It’s been a mostly sunny week here once again meaning I’ve had ample opportunity for getting outside. It was announced this week that 2016 was a really poor year for butterflies but thankfully, from my perspective anyway, 2017 appears to be much better so far. I’ve seen plenty of our more common local species like peacocks, speckled woods and commas.
This week several other species of butterfly have emerged in reasonable numbers such as holly blues and orange tips, as seen below.
This may have been difficult to identify as an orange tip if I hadn’t seen it land! The underside of their wings is very different to the clear top and serves as camouflage when the butterfly sits on flowerheads like cow parsley. This individual is a male as females do not have the orange wing tips.
Another strong sign of spring is of course the swallows returning and this week I have suddenly seen a whole load on my patch. Situated near the South coast, it’s likely many of the swallows I am seeing are headed further North and have yet to complete their long migration from Africa.
This week I visited Canford Heath in Poole which is the largest lowland heath in the UK and an SSSI thanks to the rare reptiles it is home to, like smooth snakes and sand lizards. Sadly it was a cool morning on my visit so I didn’t see any reptiles.
I had much better luck with birds though. Canford Heath is also home to a population of dartford warblers and there were plenty around during my visit. Although the name comes from the location they were first identified the ‘dart’ part of it seems apt as these birds spend a lot of time darting around the heather. Try as I might I could not get a photo of one.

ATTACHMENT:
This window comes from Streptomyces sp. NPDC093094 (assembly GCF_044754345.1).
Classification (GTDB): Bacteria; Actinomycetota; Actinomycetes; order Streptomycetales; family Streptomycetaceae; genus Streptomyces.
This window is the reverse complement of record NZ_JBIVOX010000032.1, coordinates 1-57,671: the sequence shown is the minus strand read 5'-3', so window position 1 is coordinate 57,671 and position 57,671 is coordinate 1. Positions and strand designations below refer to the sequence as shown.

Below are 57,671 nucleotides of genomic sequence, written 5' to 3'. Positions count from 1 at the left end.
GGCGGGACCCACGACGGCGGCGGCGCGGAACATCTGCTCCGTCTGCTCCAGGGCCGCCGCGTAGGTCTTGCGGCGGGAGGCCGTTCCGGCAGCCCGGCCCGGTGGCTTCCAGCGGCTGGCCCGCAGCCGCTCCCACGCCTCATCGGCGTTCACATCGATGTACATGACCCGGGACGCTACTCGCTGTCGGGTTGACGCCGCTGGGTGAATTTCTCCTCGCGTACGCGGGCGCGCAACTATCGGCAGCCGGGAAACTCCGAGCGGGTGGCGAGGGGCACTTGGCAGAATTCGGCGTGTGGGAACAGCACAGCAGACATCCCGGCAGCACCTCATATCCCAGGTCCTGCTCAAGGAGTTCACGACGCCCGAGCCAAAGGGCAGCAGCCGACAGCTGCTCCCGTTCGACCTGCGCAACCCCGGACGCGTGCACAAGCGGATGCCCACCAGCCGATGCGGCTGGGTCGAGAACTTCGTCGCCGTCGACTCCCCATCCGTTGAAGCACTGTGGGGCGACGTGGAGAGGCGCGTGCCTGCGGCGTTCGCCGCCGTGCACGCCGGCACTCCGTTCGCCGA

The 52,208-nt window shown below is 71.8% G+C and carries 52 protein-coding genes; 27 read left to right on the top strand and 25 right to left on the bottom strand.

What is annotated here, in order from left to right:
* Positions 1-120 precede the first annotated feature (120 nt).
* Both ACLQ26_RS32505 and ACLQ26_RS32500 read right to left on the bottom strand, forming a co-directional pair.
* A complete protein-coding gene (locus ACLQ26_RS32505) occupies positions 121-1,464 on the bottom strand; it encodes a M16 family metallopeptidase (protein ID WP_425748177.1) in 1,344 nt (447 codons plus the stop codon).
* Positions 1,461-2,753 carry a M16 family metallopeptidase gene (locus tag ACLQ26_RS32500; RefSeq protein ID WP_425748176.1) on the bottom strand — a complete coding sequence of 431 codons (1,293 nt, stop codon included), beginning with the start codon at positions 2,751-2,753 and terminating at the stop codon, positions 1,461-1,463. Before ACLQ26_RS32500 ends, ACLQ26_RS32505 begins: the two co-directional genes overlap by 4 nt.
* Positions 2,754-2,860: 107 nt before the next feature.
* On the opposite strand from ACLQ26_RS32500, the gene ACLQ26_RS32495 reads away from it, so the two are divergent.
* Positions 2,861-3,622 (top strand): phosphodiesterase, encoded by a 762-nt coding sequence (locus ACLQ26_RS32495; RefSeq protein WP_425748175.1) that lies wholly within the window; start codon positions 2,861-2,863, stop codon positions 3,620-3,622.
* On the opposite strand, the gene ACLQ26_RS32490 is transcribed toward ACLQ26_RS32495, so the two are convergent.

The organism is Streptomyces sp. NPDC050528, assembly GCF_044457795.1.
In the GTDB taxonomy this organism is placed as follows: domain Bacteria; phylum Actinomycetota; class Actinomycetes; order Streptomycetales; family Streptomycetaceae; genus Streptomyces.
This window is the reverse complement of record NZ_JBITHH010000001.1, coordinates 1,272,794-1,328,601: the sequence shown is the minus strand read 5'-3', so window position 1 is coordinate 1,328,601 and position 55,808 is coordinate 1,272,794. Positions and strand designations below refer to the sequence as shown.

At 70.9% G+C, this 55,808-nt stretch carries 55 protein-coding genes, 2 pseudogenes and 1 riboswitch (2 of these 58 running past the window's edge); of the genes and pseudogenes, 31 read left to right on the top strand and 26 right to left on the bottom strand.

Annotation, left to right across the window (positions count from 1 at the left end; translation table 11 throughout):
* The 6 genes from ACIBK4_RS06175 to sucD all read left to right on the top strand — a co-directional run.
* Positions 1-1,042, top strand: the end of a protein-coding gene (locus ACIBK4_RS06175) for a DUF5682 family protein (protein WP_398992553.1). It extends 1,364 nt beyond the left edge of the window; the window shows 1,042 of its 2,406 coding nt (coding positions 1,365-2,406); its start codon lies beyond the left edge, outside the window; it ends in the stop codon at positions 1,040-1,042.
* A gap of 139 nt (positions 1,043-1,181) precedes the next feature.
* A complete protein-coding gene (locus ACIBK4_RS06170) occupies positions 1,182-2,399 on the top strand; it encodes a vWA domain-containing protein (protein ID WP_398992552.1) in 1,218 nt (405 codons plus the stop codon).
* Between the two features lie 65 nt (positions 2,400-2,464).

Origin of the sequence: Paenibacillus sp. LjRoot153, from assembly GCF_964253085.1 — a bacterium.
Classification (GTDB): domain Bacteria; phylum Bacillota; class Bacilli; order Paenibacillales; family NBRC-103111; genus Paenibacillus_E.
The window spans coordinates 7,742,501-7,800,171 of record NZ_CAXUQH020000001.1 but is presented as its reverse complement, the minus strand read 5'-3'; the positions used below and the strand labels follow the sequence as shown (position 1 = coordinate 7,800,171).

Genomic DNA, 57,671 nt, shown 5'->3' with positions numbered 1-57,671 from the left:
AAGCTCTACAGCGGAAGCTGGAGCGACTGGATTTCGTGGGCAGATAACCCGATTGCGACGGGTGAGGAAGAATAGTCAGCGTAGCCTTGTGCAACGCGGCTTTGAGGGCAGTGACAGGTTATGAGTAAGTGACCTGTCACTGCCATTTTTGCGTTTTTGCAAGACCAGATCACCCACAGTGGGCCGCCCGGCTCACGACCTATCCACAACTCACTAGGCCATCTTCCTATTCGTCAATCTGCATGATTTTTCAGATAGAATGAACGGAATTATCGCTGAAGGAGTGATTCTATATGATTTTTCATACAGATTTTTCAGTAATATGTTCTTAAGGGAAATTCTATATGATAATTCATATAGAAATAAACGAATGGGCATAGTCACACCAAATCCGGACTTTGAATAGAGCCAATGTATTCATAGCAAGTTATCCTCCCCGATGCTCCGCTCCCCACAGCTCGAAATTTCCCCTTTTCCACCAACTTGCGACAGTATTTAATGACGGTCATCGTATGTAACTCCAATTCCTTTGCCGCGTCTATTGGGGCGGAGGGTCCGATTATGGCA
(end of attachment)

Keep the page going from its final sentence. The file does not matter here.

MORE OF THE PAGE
Still, I did stumble upon this linnet on the heath and just about managed to get a photo of it.
This is probably a female as there doesn’t seem to me much red on it. The numbers of this finch have fallen a dreadful 57% since 1970 probably due to a decrease in seed and an increase of the use of herbicides on farmland.
Another spot was this wheatear, a bird which also migrates from Africa for the summer breeding season.
Amusingly the name wheatear derives from “white” and “arse”, referring to the prominent white rump of the bird. They are mainly ground-dwelling birds and mostly eat insects.
One more bird from my Canford Heath visit was this jay, a more common bird but also a beautiful one to see.
Down by the river Avon this week I came across this plant which was covered in insects.
I put it up on iSpot, which is a great website where community users can often identify species you might now recognise instantly. The general census seems to be that this aren’t true flies (diptheria) due to the long antenna. They are probably alderflies (meglaptera) as they are insects that live near rivers. I can’t come up with a convincing reason for them to be swarming like this though- maybe it’s just a good food source?
That’s all for today and I hope you have a good Easter.